It's possible that male Briginshaw a went into battle during the Hundred Years, War (1337-1453) but it is far more likely that they left as a result of the Black Death. There were three Great Plagues ('pestilenoias') during the reign of King Edward III;

 

- May 31 - September 29, 1349

- August 15, 1361 - May 3, 1362

- July 2 - September 30, 1369

 

The national death rate in the first is believed to have been between 30% and 45% (it carried off the first Vicar of Wakefield, Thomas de Drayton, within a month of his institution June 21, 1349). There are no specific references to plague in the Court Rolls but there are signs of an abnormally high mortality such as increased land transfers. The effects were so drastic that yeoman farmers and small landowners, like our ancestors, were able to move on and command higher incomes from labour services as free men.

 

Other events which occurred at this time and which could be relevant are:

 

1381 The Peasants' Revolt-or Wat Tyler's Rebellion.

The January 1381 Poll Tax was intended to extract from every adult in the land the sum of three groats (about one shilling) before June 1381 at a time when a free labourer was earning 2d or 3d a day. Local disturbances took place as far north.as York but local forces soon rallied against the rebels.

 

1455 - 1485& The Wars of the Roses between Yorkists and Lancastrians left this region of the north of England with a weakened nobility. Between 1450 and 1550,,.nearly 3000 villages are known to have disappeared when the arable land was turned over to grass for (mainly) sheep and (some) cattle because the squire found that these were more profitable to him. The population drifted away to find other employment.

 

1529 - 1534t The Dissolution

 

1536 The Pilgrimage of Grace

These two events are connected, In 1529, King Henry VIII began hie series) of measures to replace the Pope as the head of the Church of England, including the dissolution of the monasteries which was not popular with the people of the north. The opposition found an outlet in a rising known as the Pilgrimage of Grace which, in a few short weeks, took York, Pontefract, Hull and Doncaster and the whole north-east from Lincolnshire to the Scottish border. It was unsuccessful; its leader, lawyer Robert Asks and 216 rebels and sympathizers were put to death.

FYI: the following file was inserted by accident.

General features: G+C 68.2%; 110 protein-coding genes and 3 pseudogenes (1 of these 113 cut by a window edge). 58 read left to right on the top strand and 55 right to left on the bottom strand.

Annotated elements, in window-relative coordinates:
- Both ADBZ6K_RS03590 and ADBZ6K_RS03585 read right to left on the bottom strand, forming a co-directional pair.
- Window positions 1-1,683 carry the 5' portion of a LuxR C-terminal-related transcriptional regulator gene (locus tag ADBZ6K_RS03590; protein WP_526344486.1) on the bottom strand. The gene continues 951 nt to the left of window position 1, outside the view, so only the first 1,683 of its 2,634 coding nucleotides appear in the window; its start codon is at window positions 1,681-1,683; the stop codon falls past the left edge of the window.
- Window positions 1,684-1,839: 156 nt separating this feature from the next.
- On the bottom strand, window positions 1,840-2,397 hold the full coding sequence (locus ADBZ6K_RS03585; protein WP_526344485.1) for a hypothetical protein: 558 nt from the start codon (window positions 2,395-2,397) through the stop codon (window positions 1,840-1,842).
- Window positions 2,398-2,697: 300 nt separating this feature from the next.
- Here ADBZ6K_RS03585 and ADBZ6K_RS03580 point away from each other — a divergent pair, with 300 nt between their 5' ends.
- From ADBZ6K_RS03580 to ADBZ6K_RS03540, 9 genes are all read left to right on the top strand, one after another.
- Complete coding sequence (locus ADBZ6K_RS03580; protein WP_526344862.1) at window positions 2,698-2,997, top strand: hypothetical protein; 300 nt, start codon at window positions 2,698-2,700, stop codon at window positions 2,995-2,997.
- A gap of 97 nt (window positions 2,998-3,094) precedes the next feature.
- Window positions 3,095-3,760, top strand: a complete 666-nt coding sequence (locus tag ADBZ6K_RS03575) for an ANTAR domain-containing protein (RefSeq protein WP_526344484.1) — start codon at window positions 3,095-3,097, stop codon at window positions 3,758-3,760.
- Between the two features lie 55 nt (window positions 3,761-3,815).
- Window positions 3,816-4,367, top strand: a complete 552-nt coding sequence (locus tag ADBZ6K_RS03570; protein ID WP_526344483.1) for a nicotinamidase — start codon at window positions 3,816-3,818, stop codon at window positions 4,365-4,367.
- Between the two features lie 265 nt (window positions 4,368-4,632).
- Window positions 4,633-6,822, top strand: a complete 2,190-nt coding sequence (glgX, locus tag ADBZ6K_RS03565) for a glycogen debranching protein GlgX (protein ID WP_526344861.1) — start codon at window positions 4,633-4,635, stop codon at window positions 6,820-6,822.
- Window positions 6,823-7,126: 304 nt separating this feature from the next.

A Footnote although it occurred after our direct ancestors were established in Buckinghamshire another plague reached York in 1604 and the Assizes were transferred to Wakefield. Here, Elizabeth Birkinshaye and Ann Brigg of Calverley were 'arraigned by the vicar and five parishioners of the place as being vehemently inspected of the devillish art of witchcraft'. We don't know if they were found guilty but 23 prisoners were condemned to death and all were executed on Westgate moor.

 

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Court Rolls of the Manor of Wakefield

 

Excerpts from 1274 to 1351 made by Geoffrey F Briginshaw between 1970 and 1987.

 

-Court at Rastrik on the Monday after the feast of St. Edmund of Pontigny (Nov 22) in the said year (1274):

 

Soursby - The inquisition touching the evildoers in the Forest of Bouresby. - WM del B.. who say on their oath that John of Migeley who is charged with taking a stag is quit thereof because he took nothing but is in all things a good and true man towards the Earl and others....

 

Court there on the morrow of the Exaltation of the Holy Cross (Sep 14) in the first .year of King Edward, son of King Edward (1307):

 

Alverthorpe - John Thorold v. Robert the Carpenter of Wakefield for trespass. Pledge Geoffrey de Birkynschawe.

- Alice wife of Roger v. Alice de Birkynschawe... for trespass.

Pledge: Richard a of Broun. Alice wife of Roger 6d. for false claim against Alice de Birkynschawe

 

-Tourn at 'Wakefield on Friday the Morrow of St Clement the Pope (Nov 23) in the year aforesaid (1307),

- Nalle de Birkenschagh has disturbed the township of Alverthorpe in their common in her croft, where they were accustomed and ought to have it, as they say in open time. She is to be attached.

 

-Court held at Wakefield on the Friday night after the Annunciation BVM (Mar 25) in the year above said (1308):

 

Alverthorpe - Quenilda de Alverthorpe v. Henry del Bothem for trespass. Pledge Geoffrey de Birkenschawe.

 

-Court at Wakefeld on Friday before the Pentecost (May 31) 1308

 

Alverthorpe - Adam Gerbode is amerced 3d. for unjustly detaining 8d. from. Geoffrey de Birkenschawe

 

-Court at Wakefield on Friday before the Nativity of St. John the Baptist (June 24) 1308

 

Geoffrey de B.. v. Adam Gerbode for debt. Pledge Wm. Taillour.

 

-Tourn at Halifax on Sunday after the Feast of St. Luke the Evangelist (Oct 18) 1313:

- Juliana, wife of Adam de Birkinschagh drew blood from Margery d. of Thomas a. of Vilbert - 6d.

 

-Court at Wakefield on Friday after the Feast of St. Ambrose (Apr 1) 1314;

 

- Alice de Birkinschagh ~ -,sues Alice Gerbot for trespass.

 

-Tourn at Wakefield on Friday after the Feast of St. Luke the Evangelist (Oct 18) 1315:

 

Alverthorpe - William a. of Walter sues Richard Bunny for seizing a cow. Surety: William de Birkynchaye

 

-Court at Wakefeld on Friday after the Feast of the Epiphany (Jan 6) 1316.